Monday, April 18, 2005

What to do about health care?

First, as we considered last time, the problem is fundamentally insoluble. People want more health care than they can afford. The whole country wants more health care than we can afford, we want to live as long as we can, as healthy as we can, and we want somebody else to pay for it. There's no general solution, either we accept that rich people can afford very expensive treatment while poor people can hardly afford any medical care at all, or we take money from rich people to give poor people some small fraction of what they want, or we do something else along those lines. In every case except the first, somebody has to decide who lives and who dies. Nobody wants to be blamed for that decision.

We don't want a single-payer system for medical care. It would probably be considerably cheaper, but it would mean that citizens had no recourse. As it is, if you need expensive care and your insurance doesn't cover it, you have the consolation that you could have chosen some other insurance carrier. You can ask your employer to switch carriers so the next guy will have a better chance. You have gambled and lost, but at least there's the chance that somebody is winning. With a single-payer system there's no such chance, everybody is subject to the same system.

The best we can do is muddle through to some kind of system that doesn't cost too much and that nobody likes but nobody will rebel against.

Meanwhile, it would be nice if we could cut costs. Every medical test or other procedure that was done cheaper at the same quality would allow us to get more medical care for the same money. One obvious way to encourage that is to arrange for the testing to be cheap for new technology that's designed to do the same jobs as older technology but cheaper. Given a choice between spending a tremendous amount of money to test something new that will fill an unmet need at a high price, versus spending the money to test something that can out compete an existing product on price, which would you choose? There's no profit cap on the new thing.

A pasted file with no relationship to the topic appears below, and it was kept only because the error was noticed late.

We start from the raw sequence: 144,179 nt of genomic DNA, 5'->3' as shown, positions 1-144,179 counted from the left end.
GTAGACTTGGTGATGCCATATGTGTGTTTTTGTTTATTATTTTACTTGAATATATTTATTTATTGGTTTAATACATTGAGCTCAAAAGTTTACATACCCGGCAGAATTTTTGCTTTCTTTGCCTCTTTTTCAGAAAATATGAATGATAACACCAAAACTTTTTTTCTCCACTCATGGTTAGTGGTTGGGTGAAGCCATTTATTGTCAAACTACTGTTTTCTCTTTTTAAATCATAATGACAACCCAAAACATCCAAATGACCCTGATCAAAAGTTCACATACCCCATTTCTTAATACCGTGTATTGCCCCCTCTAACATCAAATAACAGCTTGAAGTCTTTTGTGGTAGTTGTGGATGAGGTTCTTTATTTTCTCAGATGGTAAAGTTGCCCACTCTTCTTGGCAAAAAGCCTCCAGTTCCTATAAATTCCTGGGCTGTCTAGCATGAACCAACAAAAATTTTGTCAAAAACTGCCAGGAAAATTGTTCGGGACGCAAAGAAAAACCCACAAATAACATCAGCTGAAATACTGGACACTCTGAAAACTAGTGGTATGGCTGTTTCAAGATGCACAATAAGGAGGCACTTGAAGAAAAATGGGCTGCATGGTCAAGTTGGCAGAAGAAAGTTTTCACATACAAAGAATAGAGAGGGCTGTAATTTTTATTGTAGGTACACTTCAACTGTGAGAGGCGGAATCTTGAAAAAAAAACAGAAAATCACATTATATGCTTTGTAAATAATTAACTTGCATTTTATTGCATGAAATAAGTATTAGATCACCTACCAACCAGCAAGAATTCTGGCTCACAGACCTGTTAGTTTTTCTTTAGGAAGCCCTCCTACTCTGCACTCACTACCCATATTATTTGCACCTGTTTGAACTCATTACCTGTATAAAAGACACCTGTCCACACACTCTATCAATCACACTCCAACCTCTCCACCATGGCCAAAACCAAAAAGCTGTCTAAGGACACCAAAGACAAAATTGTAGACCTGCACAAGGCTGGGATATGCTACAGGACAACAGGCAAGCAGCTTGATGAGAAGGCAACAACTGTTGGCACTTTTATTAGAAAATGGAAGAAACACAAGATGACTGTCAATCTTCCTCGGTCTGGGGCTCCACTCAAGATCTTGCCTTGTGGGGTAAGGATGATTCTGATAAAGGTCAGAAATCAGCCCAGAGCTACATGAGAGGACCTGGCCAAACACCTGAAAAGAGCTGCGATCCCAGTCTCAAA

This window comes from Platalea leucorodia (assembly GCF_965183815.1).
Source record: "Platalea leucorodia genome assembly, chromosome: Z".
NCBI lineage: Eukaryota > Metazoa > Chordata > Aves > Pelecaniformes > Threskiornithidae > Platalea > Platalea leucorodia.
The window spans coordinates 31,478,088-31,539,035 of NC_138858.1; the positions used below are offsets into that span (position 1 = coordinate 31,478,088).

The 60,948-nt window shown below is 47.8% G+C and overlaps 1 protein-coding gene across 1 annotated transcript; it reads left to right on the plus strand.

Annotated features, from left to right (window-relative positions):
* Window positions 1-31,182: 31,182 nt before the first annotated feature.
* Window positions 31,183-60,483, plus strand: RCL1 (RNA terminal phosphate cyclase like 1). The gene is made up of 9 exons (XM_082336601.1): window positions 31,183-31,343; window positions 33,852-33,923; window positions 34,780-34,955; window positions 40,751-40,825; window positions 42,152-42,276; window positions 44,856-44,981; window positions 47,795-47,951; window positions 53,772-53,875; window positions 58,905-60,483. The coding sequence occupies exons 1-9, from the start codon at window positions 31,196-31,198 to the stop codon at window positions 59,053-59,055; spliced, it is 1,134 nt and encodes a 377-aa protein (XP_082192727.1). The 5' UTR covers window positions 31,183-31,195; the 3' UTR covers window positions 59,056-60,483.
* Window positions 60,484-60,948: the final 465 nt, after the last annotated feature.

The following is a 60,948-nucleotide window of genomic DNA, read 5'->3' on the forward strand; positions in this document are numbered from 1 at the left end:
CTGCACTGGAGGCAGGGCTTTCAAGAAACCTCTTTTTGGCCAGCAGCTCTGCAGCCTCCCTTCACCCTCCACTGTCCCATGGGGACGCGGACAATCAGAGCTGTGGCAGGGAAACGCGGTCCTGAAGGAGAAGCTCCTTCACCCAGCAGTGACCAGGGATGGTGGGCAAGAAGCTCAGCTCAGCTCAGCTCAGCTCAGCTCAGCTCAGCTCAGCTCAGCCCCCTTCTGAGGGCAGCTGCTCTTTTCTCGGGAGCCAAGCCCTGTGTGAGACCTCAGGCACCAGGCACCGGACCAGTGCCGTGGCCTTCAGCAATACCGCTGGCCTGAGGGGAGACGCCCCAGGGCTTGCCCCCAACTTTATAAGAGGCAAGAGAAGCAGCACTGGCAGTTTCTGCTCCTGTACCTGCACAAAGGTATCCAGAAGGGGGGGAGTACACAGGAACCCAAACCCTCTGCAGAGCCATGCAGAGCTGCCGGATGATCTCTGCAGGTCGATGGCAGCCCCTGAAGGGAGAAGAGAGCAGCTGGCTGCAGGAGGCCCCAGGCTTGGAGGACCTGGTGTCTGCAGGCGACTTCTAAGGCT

Here is an alternative that I think is worth following up, that would distract some from the insoluble problem. The federal government could put more money into public health. Public health is a legitimate venue for government. Some of it can't be done without government coercion. Most of it can't be done for profit. To the extent that a strong public health program improved the health of the public, our health insurance money would go further.

Various public health initiatives are currently stalled because people don't like them. We could cut unnecessary health costs by reducing tobacco use. But most tobacco addicts are unable to quit, and many don't want to, and the tobacco lobby is quite strong. Fast foods are generally recognised as rather unhealthy, they provide too-large portions of fats and starches and in some cases carcinogens. The fast food corporations tried providing healthier foods in healthier portions but found that past the first fad they didn't sell well. Etc.

Public health diagonostics are potentially cheaper than ever before. The big cost was record-keeping. Start a trial with 1000 people, in 4 years more than half of them would move and would need to be tracked down. But it's far easier now to track people who don't mind being tracked. And there's more insurance etc information available to qualified researchers.